Monkeypox: What you need to know and how to stay safe

August 8, 2022 /

Monkeypox is a rare disease that is caused by the monkeypox virus and has symptoms similar to smallpox. The outbreak in the United States is typically spread through close contact with someone who has Monkeypox according to the Center for Disease Control (CDC). 

According to the Kern County Public Health Department, “Monkeypox is NOT spread through casual, brief conversations or when walking by someone with monkeypox in open public settings like in a grocery store.”

While the virus is contracted through physical contact it is not a sexually transmitted infection as some believe. 

“A person does not have to be sexually active to pass or contract monkeypox. Sexual transmission via semen or vaginal fluid has not been documented,” said the Public Health Department. 

However, it can spread during intimate physical contact like during sex. Rashes and sores can appear on the genitals and in the mouth, which can contribute to transmission during sexual contact. 

Two-thirds of cases in California reported have been ages 25-44 and according to the California Public Health Department majority of cases have been male. There has been growing stigmatization as many of the cases that have been reported are from the LGBTQ+ community. The Kern Public Health Department said that is not the only group that has been affected and the demographics are still changing. 

“It is important to remember that anyone can get monkeypox and that the demographic is still changing. Household contacts have been infected and there have been exposures in healthcare workers who were not wearing appropriate personal protective equipment,” said the Public Health Department. 

To avoid contracting the virus the Kern Public Health Department suggests wearing personal protective equipment (PPE) including gloves when in close contact with someone that has symptoms such as sores or rashes, avoiding contaminated materials, and practicing good hygiene. 

Vaccines are also available in Kern County and are recommended as a pre-exposure for high-risk occupations such as; laboratorians who test for monkeypox or orthopoxvirus, laboratorians performing research around monkeypox or orthopoxvirus, and certain healthcare and public health response workers. Post-exposure is for those who have had close contact or were somewhere where Monkeypox was identified. 

“Monkeypox vaccine can also be used for post-exposure prophylaxis (PEP) of close contacts to a monkeypox case,” said the Kern Public Health Department, “ Expanded PEP (PEP++) includes persons who are not a known, named contact to a case, but who may have been at a location where monkeypox cases have been identified or in a circumstance that puts them at high risk of a Monkeypox infection. With increasing vaccine availability, we have been able to expand into PEP++ locally.”

According to the Kern Public Health Department, Monkeypox does not have a therapeutic effect and is not recommended for those with a current infection. If someone has Monkeypox they should see their healthcare provider for an assessment according to the health department.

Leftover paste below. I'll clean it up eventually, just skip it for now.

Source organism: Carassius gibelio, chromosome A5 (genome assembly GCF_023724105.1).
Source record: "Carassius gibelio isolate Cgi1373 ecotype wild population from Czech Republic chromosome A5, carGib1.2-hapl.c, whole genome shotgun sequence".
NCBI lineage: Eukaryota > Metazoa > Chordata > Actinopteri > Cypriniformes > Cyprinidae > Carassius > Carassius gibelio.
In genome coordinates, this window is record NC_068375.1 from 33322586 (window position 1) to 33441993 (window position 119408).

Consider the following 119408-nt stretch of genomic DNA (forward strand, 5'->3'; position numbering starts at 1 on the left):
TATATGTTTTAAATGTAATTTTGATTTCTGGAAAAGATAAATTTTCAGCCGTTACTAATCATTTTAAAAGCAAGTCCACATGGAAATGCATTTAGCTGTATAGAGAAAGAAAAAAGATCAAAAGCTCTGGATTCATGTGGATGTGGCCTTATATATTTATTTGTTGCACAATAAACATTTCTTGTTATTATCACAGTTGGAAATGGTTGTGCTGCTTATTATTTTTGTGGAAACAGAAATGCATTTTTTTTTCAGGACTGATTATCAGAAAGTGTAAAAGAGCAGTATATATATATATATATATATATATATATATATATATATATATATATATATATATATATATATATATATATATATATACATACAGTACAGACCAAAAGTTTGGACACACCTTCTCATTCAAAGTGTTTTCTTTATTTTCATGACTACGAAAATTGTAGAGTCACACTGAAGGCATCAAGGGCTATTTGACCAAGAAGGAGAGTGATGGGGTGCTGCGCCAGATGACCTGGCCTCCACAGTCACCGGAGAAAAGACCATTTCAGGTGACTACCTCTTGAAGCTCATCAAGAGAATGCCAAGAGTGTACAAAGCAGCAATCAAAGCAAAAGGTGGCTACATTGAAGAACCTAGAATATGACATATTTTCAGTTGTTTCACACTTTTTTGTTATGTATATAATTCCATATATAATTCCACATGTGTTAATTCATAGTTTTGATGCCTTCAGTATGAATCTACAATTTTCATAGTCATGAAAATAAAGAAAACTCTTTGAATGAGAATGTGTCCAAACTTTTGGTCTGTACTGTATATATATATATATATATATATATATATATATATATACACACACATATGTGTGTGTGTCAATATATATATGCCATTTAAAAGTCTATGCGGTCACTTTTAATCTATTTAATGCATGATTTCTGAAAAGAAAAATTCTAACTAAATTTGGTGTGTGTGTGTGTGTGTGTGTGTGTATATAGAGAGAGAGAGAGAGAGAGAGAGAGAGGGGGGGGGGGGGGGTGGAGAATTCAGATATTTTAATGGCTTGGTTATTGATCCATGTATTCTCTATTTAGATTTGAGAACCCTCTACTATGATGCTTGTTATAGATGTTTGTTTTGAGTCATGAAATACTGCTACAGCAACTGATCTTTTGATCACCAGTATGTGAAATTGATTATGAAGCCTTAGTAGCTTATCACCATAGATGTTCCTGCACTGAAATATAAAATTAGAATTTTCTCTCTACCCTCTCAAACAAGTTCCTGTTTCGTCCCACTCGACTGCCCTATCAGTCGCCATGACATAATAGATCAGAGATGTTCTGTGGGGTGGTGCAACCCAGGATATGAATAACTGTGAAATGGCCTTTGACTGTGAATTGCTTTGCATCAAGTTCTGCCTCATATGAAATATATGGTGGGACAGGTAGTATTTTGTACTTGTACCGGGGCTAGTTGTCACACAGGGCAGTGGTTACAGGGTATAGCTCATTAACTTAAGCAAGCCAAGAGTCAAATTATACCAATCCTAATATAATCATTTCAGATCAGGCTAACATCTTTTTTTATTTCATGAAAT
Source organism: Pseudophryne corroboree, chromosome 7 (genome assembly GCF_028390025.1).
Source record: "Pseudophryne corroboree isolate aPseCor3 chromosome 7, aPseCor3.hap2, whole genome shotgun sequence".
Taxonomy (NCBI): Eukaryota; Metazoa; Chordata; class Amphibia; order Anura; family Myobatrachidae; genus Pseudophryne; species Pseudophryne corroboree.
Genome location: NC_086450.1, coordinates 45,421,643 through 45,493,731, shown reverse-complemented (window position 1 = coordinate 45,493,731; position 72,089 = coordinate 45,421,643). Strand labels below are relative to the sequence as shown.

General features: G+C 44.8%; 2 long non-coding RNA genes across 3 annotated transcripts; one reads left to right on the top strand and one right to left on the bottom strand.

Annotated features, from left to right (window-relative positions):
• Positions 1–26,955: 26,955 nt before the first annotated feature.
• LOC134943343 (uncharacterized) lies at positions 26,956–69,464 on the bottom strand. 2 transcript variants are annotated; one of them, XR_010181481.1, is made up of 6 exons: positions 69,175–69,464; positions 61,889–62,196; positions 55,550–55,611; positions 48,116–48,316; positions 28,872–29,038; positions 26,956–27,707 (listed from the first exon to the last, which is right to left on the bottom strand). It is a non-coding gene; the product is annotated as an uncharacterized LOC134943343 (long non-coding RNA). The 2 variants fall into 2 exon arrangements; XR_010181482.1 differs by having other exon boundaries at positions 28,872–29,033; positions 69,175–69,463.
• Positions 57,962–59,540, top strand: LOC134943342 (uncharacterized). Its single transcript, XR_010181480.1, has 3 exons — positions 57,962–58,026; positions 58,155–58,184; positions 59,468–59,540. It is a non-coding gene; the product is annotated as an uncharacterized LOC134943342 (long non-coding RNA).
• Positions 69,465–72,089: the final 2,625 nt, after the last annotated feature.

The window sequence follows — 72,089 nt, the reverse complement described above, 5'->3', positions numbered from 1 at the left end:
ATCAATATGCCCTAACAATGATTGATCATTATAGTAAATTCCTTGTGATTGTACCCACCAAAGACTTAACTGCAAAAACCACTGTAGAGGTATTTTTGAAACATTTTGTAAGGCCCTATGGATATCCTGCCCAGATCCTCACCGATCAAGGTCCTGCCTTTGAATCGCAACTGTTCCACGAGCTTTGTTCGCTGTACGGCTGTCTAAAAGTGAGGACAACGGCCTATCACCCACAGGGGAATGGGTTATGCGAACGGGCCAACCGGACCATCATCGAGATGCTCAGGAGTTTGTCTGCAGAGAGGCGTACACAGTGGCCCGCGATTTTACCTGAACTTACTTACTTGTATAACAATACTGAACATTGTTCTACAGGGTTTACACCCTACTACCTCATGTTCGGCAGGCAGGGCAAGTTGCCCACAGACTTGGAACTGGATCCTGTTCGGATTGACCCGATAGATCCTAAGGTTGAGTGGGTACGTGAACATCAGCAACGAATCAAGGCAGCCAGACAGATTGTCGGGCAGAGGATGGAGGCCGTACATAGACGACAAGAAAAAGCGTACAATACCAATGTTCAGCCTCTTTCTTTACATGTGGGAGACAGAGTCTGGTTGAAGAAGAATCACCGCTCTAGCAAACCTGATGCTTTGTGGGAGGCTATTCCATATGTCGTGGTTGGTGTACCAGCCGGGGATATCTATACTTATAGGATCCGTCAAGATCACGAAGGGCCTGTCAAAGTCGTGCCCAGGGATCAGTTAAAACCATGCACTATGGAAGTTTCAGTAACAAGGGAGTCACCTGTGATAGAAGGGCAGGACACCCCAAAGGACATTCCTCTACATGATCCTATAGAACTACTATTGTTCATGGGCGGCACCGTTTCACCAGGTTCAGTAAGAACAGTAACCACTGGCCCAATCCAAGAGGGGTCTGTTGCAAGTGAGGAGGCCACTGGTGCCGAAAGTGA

Currently, there is only one type of vaccine available in California for Monkeypox, Jynneos, which is a live, non-replicating vaccine that stimulates the immune response.  

According to the CDC, the identified Monkeypox virus in this outbreak is rarely fatal. 

“Over 99% of people who get this form of the disease are likely to survive. However, people with weakened immune systems, children under 8 years of age, people with a history of eczema, and people who are pregnant or breastfeeding may be more likely to get seriously ill or die,” according to the CDC website

Governor Newsome declared a state of emergency due to Monkeypox. This helps health departments request more resources for helping with Monkeypox. 

“This can include staffing for monkeypox contact training or vaccination as well as technical and logistical support. It also broadens the scope of practice for some healthcare providers (e.g. emergency medical personnel are permitted to administer monkeypox vaccine),” said the Kern Public Health Department.   

Advice from the health department on ways to prevent the spread of Monkeypox, include:  

  • Wear personal protective equipment (PPE) including gloves and masks if in close physical contact with someone with symptoms of monkeypox like sores or rashes. 
  • Avoid contact with materials contaminated with the virus, such as clothes, towels, and bedding that have been in contact with an infected person’s sores.   
  • Practice good hand hygiene. 

“While the risk to the general public remains low, it is important to remember that anyone can get a monkeypox virus infection,” said the Kern Public Health Department. “ If you think you may have been in close contact with someone with monkeypox, watch for symptoms and contact your healthcare provider to be assessed if symptoms develop.” 

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JaNell Gore

Ja'Nell Gore is a student at Cal State Bakersfield. In addition to writing for Kern Sol News she is a poet who loves any chance she has to perform and be with her community.